Do Optometrists Do Clinical Studies?
An optometrist is a physician who specializes in eye and vision care. An optometrist can perform routine eye exams, prescribe eyeglasses, and contact lenses, perform contact lens fittings, diagnose eye health problems, and prescribe and supervise vision therapy. To become an optometrist in the United States, a candidate must earn a 4-year college degree and then attend an accredited school or college of optometry to obtain a 4-year OD (Doctor of Optometry) doctorate degree. Optometrists are primary eye care providers accounting for more than double the number of doctors with OD degrees. In 2020, there were roughly 46,000 optometrists compared to 18,000 ophthalmologists in the United States.
With so much to discover in science, technology and advancement of eye care research, optometrists are frequently invited to host or participate in clinical trials for a variety of products, treatment options and surgical practices. An optometrist’s scope of work is not limited to the diagnosis, treatment and prevention of eye diseases and ocular abnormalities. Optometrists do clinical studies where they can teach, observe, research, and serve on health advisory committees of all kinds. Generally, to participate in clinical studies, optometrists are required to provide proof of licensure and professional liability. In most cases, they will also need to sign a non-disclosure agreement before the clinical study begins.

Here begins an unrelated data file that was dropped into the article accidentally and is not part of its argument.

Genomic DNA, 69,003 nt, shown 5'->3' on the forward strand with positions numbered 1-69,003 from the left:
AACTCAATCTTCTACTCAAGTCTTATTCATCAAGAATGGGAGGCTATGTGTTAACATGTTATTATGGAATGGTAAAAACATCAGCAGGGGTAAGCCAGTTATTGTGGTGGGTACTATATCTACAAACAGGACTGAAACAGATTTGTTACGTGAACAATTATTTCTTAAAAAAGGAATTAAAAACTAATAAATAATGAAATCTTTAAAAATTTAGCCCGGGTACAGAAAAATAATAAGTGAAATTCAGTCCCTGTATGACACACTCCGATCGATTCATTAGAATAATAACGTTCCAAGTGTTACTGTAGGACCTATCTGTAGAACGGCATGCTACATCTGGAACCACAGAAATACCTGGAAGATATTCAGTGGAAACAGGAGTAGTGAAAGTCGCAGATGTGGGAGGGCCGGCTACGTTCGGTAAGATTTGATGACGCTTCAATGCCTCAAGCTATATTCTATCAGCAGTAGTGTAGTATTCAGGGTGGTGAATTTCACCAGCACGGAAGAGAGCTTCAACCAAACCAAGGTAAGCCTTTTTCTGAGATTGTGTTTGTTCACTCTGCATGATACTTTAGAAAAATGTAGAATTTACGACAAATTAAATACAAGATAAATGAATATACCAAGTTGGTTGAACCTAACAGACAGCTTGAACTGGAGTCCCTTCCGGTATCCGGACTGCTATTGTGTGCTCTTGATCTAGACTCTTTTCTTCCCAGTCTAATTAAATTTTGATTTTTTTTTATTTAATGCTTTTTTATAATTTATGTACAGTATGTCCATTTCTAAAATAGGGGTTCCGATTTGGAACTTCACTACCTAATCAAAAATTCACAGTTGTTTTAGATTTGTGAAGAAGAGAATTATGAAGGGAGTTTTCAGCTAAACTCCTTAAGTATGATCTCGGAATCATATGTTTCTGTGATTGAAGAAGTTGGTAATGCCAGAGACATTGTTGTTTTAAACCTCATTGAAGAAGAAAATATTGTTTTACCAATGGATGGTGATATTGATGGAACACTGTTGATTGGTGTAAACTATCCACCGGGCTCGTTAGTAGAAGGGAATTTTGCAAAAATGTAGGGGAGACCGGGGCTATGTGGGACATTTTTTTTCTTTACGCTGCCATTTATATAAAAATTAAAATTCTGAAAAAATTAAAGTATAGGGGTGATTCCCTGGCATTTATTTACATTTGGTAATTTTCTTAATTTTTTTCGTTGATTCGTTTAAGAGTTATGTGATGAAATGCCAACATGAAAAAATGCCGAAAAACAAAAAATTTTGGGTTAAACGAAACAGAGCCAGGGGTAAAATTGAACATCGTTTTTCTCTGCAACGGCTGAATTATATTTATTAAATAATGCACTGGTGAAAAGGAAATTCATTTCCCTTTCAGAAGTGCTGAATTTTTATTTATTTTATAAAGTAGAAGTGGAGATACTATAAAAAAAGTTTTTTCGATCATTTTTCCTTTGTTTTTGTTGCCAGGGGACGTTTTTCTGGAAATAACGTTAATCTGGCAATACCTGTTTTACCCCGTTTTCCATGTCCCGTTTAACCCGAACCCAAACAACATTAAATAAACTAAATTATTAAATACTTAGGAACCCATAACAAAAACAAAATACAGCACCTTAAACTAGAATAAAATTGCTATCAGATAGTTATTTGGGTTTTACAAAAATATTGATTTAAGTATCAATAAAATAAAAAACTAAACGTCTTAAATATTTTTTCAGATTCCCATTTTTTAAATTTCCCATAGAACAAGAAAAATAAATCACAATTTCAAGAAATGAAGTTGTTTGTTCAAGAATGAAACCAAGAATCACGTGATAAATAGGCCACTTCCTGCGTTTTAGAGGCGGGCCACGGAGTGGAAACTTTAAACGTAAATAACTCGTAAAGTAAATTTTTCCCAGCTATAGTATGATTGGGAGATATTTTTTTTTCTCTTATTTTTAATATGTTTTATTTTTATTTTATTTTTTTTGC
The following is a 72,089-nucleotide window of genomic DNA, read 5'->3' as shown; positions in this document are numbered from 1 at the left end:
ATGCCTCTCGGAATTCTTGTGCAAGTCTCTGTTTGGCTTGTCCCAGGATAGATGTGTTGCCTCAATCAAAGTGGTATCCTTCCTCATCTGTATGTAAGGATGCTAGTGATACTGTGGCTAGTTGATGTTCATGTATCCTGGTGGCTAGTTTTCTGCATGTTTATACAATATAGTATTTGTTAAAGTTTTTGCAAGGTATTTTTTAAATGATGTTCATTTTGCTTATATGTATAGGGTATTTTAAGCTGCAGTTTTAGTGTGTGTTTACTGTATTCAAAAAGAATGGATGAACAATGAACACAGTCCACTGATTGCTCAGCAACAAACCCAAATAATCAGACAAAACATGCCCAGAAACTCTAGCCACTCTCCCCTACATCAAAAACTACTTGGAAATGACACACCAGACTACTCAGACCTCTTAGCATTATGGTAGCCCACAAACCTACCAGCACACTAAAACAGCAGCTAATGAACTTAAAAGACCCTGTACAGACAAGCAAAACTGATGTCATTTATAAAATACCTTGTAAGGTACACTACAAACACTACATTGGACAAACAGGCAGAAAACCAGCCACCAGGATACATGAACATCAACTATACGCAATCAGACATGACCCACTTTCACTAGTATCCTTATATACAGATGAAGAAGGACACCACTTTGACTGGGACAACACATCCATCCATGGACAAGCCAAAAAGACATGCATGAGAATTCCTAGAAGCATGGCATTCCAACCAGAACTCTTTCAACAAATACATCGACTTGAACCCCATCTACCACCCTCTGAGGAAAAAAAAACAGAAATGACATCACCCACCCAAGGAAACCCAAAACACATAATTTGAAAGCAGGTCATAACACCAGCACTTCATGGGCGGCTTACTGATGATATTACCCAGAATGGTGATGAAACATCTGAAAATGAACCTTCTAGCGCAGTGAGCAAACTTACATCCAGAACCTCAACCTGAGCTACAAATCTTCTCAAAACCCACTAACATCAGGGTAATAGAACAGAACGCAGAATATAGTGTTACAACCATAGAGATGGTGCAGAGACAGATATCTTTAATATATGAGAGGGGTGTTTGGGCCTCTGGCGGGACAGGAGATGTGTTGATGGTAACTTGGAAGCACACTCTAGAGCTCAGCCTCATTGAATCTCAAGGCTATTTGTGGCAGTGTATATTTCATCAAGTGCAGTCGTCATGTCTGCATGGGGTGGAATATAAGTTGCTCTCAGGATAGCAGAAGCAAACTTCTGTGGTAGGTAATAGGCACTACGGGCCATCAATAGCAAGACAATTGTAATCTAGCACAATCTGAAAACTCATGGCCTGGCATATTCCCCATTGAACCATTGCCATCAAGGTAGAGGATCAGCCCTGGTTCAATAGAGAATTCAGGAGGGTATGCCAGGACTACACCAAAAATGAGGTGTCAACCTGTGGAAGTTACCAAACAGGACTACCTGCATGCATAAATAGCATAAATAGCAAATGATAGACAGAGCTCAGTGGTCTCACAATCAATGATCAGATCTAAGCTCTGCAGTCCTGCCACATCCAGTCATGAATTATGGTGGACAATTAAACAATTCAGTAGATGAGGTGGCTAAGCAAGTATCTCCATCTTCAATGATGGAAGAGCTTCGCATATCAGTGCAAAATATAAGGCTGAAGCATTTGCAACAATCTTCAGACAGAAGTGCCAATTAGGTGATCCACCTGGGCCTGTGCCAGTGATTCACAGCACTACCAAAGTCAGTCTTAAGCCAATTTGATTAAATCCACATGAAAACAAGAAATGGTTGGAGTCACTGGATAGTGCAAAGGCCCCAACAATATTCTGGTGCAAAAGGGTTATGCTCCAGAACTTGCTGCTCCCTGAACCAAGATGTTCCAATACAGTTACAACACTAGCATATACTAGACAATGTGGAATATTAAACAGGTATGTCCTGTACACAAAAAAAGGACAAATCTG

In addition to access to new product development, optometrists are given the opportunity to enhance their skills and receive feedback. From a marketing perspective, offering clinical studies can be a useful tool to attract new patients to an optometrist’s practice. Patients appreciate that their doctor is at the forefront of innovation, education, and enhancement of their skill set.
To learn more about how our board-certified optometrists at Pennachio Eye strive to offer the highest quality of medical care and customer service, contact our office today at 325-227-1999 or WEBSITE.